gleaming wet floor. Her mother would never believe it! The thought of her mother spurred her on.
She vacuumed and dusted the sitting room, lifting all the photo-
graphs and replacing them carefully. It was funny how she did not
mind doing these jo
nb's in someone else’s house?. She would have hated
it at home. And when she looked out of the window she saw Mr Blake
benidng and stooping and pottering about. It was very much better
than the hat department.
For lunch she cooked mince and potatoes and carrots. The mince
was slightly burnt and the carrots a little hard but Mr Blake declared
that he did not mind a bit, in fact he rather liked well-done mince.
After"I’ll get better with practice," promised Sadie.
After lunch they took Jack for a warlk. There was a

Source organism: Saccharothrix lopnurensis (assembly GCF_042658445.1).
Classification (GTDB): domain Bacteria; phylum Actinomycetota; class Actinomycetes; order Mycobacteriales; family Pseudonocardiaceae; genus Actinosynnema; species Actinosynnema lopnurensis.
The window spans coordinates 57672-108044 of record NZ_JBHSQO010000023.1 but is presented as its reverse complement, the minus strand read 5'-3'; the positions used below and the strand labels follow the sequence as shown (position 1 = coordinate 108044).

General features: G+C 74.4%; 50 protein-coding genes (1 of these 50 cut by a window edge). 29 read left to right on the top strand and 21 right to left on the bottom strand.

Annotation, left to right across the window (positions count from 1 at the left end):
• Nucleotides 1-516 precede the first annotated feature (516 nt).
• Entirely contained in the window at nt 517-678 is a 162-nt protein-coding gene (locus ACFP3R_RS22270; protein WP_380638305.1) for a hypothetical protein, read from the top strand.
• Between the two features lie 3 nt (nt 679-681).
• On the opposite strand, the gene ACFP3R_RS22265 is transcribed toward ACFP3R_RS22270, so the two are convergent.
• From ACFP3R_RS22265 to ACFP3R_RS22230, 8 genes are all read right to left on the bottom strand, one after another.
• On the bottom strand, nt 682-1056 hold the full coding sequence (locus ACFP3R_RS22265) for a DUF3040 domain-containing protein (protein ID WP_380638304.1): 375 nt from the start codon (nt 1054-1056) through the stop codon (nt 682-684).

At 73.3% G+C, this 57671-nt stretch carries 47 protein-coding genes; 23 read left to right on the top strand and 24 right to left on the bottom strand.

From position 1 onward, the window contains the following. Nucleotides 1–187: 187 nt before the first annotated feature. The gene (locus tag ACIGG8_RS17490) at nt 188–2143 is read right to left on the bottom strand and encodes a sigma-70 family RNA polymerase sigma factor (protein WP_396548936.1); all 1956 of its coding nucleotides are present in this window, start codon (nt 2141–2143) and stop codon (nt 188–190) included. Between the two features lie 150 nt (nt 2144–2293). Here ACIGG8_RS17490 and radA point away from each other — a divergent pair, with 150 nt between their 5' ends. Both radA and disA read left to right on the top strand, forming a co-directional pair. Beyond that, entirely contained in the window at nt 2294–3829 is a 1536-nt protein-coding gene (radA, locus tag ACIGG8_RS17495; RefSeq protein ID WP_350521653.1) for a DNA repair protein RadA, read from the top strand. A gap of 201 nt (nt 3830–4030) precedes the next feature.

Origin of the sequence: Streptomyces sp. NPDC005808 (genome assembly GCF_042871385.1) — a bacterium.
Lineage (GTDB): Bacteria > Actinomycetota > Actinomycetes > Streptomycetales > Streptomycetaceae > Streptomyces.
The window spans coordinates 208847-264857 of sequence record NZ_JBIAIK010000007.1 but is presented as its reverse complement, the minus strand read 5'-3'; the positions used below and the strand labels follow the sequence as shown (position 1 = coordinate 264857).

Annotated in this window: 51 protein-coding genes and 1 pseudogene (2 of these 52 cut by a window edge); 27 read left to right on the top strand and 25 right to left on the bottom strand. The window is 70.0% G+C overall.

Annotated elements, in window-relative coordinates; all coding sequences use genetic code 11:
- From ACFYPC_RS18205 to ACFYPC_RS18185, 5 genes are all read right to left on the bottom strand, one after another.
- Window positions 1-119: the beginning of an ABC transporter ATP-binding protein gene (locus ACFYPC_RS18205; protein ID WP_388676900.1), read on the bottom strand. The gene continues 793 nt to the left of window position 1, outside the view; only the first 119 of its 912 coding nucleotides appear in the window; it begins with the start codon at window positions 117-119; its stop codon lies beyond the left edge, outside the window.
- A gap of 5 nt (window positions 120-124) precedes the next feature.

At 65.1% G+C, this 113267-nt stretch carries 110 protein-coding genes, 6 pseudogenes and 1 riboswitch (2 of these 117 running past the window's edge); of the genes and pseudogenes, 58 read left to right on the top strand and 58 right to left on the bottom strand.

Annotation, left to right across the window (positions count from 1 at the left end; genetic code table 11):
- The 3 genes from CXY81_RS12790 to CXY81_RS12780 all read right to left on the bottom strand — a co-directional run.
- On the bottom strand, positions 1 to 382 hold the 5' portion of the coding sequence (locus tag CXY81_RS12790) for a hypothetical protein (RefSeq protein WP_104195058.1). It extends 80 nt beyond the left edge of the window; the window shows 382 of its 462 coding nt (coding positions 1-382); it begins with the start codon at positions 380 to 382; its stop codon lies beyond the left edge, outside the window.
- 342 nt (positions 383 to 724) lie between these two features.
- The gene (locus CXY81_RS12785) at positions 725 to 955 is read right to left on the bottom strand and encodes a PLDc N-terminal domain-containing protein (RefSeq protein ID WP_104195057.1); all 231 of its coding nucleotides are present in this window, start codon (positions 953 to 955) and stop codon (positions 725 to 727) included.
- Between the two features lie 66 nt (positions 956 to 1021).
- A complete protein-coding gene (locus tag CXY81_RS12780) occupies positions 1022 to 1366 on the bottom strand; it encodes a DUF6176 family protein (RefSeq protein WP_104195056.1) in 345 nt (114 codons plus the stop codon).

prkpark close by
in which the dog could run freely off the leash. He knew most of
the small children playing under the eye of their mothers. He
them sniffing and licking them.
"There’s Moira Henderson," said Mr Blake, when they came to the
swing park. He nodded at a pretty dark-haired girl in her twenties who was
sitting on a bench
tending holdingwith a baby on her knee. She was watch-
ing two smaller children on the swings. "She’s a neighbour of mine.
Nice girl. Come on and meet her."
He introduced Sadie
to herand Moira and then they joined herall sat together on the bench.
xx baby was pressing up onto his feet, treading his mother’s lap,
pulling at her hair with his small fat fist. From time to time she
called out to the other two children. "Watch what you’re doing,
Peter. No higher, Deirdre!"